WASHINGTON (AP) — Congressional negotiators set to work Wednesday trying to sell a compromise budget plan to conservatives who are upset by continued deficit spending and liberals who want an extension of unemployment benefits for long-term jobless Americans. President Barack Obama called the agreement a good first step, one that would prevent another government shutdown early next year.
The path to the bipartisan deal was greased by falling poll numbers for both Democrats, who control the Senate, and Republicans, who control the House of Representatives.
Democrats are taking a major hit over the flawed roll-out of the president's massive health care overhaul. Republicans have lost favor for having forced the 16-day government shutdown and bringing the U.S. to the brink of a debt default in October, when budget negotiations fell apart over the opposition party's attempt to derail the Affordable Care Act, known as Obamacare. The shutdown cost the government and the economy billions of dollars.
In welcome news to House Republican leaders, Rep. Jeff Miller said most Republicans would back the deal worked out by Budget Committee Chairman Paul Ryan and Democratic Sen. Patty Murray.
The House plans to vote before it adjourns for the year Friday.
There was some grumbling from liberals and conservatives over the pact's failure to solve long-term tax and spending issues and address expiring unemployment benefits.
Sen. Rand Paul, a potential 2016 Republican presidential candidate, announced his opposition, saying that "undoing tens of billions of this modest spending restraint is shameful and must be opposed."
But House Speaker John Boehner dismissed criticism from groups such as Heritage Action, which raise money as they criticize Republicans for being insufficiently conservative.
"They're using our members and they're using the American people to further their own goals," Boehner said. "This is ridiculous."
Some House Democrats were less than enthusiastic, too.
"Stay tuned," said Minority Leader Nancy Pelosi, when asked about whether Democrats would support the bill.
The deal reached Tuesday restores about $63 billion in across-the-board automatic spending cuts to programs ranging from parks to the Defense Department. Those crude cuts — known as the sequester — were the delayed result of yet another failure by Congress to negotiate a deal on government spending, that time back in 2011.
Congress needed to reach a deal this time because the legislation that ended the partial government shutdown in October expires on Jan. 15. The agreement stipulates a new spending level for the remainder of the current budget year as well as the one that begins next Oct. 1.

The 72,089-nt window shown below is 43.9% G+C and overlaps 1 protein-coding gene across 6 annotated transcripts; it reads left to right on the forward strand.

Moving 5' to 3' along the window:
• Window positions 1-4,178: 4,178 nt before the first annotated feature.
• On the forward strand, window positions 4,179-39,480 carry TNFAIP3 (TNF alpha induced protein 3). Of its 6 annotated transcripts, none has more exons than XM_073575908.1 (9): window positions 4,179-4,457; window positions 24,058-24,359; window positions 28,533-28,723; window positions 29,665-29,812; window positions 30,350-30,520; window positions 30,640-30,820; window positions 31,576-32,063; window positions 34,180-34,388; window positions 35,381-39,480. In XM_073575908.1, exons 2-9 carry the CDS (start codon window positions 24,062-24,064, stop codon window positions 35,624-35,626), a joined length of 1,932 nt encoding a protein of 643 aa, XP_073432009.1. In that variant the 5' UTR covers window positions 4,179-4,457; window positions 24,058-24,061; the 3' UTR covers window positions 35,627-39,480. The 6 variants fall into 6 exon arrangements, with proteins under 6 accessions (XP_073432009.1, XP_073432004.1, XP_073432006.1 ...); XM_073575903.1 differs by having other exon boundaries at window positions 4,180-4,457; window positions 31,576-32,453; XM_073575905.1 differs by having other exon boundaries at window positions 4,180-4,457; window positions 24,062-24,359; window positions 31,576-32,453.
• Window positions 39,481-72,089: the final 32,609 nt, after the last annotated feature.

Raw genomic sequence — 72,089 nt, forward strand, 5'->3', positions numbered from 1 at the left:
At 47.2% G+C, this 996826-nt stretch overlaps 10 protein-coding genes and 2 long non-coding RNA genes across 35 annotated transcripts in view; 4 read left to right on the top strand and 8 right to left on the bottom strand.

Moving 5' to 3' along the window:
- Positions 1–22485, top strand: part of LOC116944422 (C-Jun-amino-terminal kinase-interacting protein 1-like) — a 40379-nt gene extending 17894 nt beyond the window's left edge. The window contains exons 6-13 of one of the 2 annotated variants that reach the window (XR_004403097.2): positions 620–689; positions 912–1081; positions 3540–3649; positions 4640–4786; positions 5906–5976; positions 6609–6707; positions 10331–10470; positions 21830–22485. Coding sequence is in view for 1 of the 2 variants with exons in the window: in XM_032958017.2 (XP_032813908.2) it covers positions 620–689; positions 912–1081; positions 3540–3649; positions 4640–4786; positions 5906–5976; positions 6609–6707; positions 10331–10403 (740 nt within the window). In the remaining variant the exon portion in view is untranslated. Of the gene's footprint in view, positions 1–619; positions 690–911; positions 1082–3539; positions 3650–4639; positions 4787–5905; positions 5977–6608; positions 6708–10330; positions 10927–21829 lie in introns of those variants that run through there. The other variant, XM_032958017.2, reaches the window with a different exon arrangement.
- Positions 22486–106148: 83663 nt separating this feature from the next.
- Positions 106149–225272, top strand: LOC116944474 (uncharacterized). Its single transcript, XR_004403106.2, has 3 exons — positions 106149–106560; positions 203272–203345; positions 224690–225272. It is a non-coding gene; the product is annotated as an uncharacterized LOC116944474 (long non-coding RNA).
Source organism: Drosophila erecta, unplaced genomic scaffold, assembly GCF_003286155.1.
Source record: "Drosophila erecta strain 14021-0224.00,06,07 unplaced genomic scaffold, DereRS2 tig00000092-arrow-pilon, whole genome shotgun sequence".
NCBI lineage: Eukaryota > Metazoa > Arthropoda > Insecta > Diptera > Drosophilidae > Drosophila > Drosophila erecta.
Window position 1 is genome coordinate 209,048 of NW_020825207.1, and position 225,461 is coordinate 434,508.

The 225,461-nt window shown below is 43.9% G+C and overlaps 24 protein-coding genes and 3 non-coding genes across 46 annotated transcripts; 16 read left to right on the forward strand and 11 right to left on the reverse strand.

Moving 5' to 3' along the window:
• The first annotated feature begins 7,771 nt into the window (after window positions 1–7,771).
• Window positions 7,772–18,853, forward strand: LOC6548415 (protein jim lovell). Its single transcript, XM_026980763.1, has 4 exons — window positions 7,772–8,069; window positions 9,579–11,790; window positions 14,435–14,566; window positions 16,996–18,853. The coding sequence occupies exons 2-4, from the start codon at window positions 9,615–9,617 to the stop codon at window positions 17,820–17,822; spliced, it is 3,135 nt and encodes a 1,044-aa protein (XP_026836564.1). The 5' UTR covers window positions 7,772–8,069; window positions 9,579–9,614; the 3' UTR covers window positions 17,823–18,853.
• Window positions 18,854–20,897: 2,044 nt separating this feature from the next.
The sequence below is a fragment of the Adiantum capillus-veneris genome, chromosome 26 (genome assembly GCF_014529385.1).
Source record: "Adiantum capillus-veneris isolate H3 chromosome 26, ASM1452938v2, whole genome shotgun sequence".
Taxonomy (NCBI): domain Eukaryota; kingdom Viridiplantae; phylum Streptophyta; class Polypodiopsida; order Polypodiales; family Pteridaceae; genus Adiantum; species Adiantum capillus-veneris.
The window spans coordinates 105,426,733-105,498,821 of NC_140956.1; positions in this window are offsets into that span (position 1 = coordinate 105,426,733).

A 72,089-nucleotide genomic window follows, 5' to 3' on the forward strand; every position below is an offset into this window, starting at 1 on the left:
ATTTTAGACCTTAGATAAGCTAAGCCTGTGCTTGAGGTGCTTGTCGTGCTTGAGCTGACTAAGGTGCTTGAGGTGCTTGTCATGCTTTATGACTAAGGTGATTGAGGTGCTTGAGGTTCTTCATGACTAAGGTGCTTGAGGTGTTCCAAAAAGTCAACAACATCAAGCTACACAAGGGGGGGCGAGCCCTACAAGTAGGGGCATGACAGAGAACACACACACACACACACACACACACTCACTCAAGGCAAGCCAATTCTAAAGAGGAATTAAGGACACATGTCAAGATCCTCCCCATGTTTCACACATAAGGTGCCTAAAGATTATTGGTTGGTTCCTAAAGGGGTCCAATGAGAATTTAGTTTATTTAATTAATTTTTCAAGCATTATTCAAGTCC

The deal is aimed less at chipping away at the $17 trillion national debt more at trying to stop Washington from lurching from crisis to crisis. It would set the stage for action in January on a $1 trillion-plus spending bill for the budget year that began in October. An estimate by the Congressional Budget Office says that the deal would add $23 billion to the deficit for the ongoing 2014 budget year and add another $22.3 billion over the 2015-16 timeframe.
The White House issued a statement Wednesday praising the bill for "critical investments in areas such as education, infrastructure, and scientific research, while keeping the Nation on the path to long-term deficit reduction."
But the plan does nothing to address three of the big drivers of deficit spending — the Medicare government health insurance program for the elderly, the Medicaid program for the poor and the Social Security government pension system.
While Tuesday's agreement would have little impact on the nation's debt and deficits, it holds the potential for avoiding politically charged budget clashes as it eases the sequester spending cuts for the next year or two. It also was reached without the threat of an impending catastrophic deadline hanging over lawmakers' heads.
The measure unveiled by Ryan, a Republican, and his Senate counterpart Murray, blends $85 billion in spending cuts and revenue from new and extended fees to replace $63 billion in cuts to agency budgets over the coming two years.
Obama praised the deal as a "good first step." In a statement, he urged lawmakers in both parties to follow up and "actually pass a budget based on this agreement so I can sign it into law and our economy can continue growing and creating jobs without more Washington headwinds."
The plan pales compared with earlier, failed attempts at a "grand bargain" that would trade tax hikes for structural curbs to ever-growing benefit programs like Medicare and Social Security, which provides monthly pension benefits to senior citizens. But it would at least bring some stability on the budget to an institution — Congress — whose approval ratings are at all-time lows.
Ryan, the 2012 Republican vice presidential candidate, said the agreement "makes sure that we don't have a government shutdown scenario in January. It makes sure that we don't have another government shutdown scenario in October."
Ryan pitched the measure to skeptical conservatives at a closed-door meeting Wednesday. Democrats were set to discuss it as well.